10 Small Steps to Improve Your Health
Every Step Toward a Healthier You Counts
The beginning of the year is nearing and many of us will man make health-related resolutions, such as to lose weight, stop smoking or join the neighborhood health club. While it is common to set high goals, experts say that setting smaller goals could do more for our health.
“Small steps are achievable and are easier to fit into your daily routine,” says James O. Hill, Ph.D., Director of the Center for Human Nutrition at the University of Colorado Health Sciences Center. “They are less overwhelming than a big, sudden change.” Small steps will add up to make a big step.
10 Small Steps to Become Healthier
1. Keep an eye on your weight. Weigh yourself weekly to ensure you are not gaining extra lbs. Even if you gain just a pound or two every year, over time the extra weight adds up quickly.
2. Take more small steps. Use a fitness watch or pedometer to count your daily steps; then add 2,000 steps. Two thousand steps is equivalent to one mile. Keep adding steps, 1,000 to 2,000 each month or so, until you take 10,000 steps on most days.
3. Eat breakfast every day. Start you day with a filling and nutrient rich meal like whole grain cereal with berries or fruit slices along with low-fat milk. daily. People who eat breakfast eaters tend to weigh less and have better diets overall.
4. Switch three grain servings each day to whole grain. Whole grain is a cereal grain that contains the endosperm, germ, and bran whereas refined grains only retain the endosperm. The average American, you eat less than one whole grain serving a day. Easy whole grain substitutes include brown rice, buckwheat, whole-wheat flour, popcorn, oatmeal, and barley.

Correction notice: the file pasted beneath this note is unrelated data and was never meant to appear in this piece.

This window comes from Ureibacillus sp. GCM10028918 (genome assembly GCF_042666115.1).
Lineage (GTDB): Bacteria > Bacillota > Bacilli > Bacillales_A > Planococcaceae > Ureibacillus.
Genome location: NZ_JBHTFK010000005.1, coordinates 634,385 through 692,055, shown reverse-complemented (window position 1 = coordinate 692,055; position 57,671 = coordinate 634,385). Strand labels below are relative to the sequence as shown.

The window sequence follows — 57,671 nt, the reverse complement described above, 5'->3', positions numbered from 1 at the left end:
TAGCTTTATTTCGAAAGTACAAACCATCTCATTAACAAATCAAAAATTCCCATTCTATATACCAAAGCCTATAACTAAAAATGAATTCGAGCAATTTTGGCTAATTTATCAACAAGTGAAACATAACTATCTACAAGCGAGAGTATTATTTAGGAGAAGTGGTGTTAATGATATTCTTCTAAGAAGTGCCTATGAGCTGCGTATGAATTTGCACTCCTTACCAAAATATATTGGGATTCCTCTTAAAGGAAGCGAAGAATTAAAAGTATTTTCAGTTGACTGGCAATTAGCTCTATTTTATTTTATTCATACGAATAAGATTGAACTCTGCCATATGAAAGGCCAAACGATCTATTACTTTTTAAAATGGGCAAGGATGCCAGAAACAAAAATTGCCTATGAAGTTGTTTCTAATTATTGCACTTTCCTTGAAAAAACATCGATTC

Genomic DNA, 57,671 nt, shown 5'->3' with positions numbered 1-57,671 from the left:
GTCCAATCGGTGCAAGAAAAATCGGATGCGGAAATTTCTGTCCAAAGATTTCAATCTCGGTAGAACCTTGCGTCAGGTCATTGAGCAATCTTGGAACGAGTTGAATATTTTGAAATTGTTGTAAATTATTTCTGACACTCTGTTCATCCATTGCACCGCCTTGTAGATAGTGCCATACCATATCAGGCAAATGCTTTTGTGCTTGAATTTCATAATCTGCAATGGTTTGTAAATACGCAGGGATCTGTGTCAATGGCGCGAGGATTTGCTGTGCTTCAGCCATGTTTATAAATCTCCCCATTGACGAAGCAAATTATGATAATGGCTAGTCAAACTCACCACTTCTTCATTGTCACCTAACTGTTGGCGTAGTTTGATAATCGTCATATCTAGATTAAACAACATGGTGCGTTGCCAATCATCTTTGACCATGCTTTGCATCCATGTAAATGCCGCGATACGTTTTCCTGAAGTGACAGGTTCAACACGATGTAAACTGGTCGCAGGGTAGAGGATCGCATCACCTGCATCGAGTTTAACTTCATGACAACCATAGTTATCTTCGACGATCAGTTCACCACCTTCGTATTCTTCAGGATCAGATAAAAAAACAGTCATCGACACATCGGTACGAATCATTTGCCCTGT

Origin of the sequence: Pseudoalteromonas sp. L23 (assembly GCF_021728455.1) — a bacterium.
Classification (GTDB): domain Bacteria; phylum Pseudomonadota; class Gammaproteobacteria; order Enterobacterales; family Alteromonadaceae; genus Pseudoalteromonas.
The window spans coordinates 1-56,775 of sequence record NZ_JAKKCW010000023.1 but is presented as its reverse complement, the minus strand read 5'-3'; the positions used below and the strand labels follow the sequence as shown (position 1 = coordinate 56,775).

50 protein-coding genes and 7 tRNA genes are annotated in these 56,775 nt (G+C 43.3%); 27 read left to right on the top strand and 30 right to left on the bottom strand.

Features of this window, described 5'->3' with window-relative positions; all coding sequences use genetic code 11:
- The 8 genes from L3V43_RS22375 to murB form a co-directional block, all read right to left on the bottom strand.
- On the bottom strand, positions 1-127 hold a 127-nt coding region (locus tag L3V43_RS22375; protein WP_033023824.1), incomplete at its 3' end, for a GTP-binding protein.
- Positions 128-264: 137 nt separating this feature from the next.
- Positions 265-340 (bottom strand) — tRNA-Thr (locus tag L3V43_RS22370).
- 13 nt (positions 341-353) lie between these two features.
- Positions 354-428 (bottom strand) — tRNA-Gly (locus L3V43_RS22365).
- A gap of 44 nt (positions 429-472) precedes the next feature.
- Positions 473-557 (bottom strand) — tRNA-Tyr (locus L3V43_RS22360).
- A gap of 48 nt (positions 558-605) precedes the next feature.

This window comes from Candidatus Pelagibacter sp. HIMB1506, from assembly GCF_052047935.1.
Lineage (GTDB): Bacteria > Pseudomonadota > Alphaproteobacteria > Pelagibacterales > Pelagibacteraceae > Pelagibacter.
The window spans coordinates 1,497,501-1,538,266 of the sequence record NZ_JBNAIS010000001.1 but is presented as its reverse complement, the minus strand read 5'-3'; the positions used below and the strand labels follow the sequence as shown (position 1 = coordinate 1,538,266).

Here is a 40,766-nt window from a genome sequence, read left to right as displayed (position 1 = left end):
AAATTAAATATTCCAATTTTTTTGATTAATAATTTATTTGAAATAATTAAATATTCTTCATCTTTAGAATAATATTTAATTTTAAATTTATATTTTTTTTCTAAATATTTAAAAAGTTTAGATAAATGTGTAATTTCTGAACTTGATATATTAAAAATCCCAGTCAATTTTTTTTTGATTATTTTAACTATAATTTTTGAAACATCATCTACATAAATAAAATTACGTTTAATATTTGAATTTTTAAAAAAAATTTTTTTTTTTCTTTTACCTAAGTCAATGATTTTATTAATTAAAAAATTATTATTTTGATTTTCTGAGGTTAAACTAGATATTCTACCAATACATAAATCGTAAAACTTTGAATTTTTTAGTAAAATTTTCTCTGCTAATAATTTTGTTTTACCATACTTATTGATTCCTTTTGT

5. Have at least one green salad every day. Eating a salad (with low-fat or fat-free dressing) is filling and may help you eat less during the meal. It also counts toward your five daily cups of vegetables and fruits.
6. Trim the fat. Fat has a lot of calories, and calories count. Purchase lean meats, eat poultry without the skin, switch to lower-fat cheeses, use a nonstick pan with only a dab of oil or butter.
7. Consider calcium by including two or three daily servings of low-fat or fat-free milk or yogurt. Dairy calcium is good for bones and may also help you lose weight.
8. Downsize. The smaller the bag, bottle or bowl, the less you will eat. Did you know that the size of plates in the 1960s was about 9 inches and that the dinner plate is now 11 or 12 inches in diameter.
9. Lose just 5 to 10 percent of your current weight. The health benefits of losing just 10 pounds is huge and may include a decrease in your blood pressure, blood sugar, cholesterol and triglycerides.
10. Track of your food intake. Write down what you eat over the next couple of days and look for problem spots. Often, just writing things down can help you become aware of what you are eating and may help you to eat less.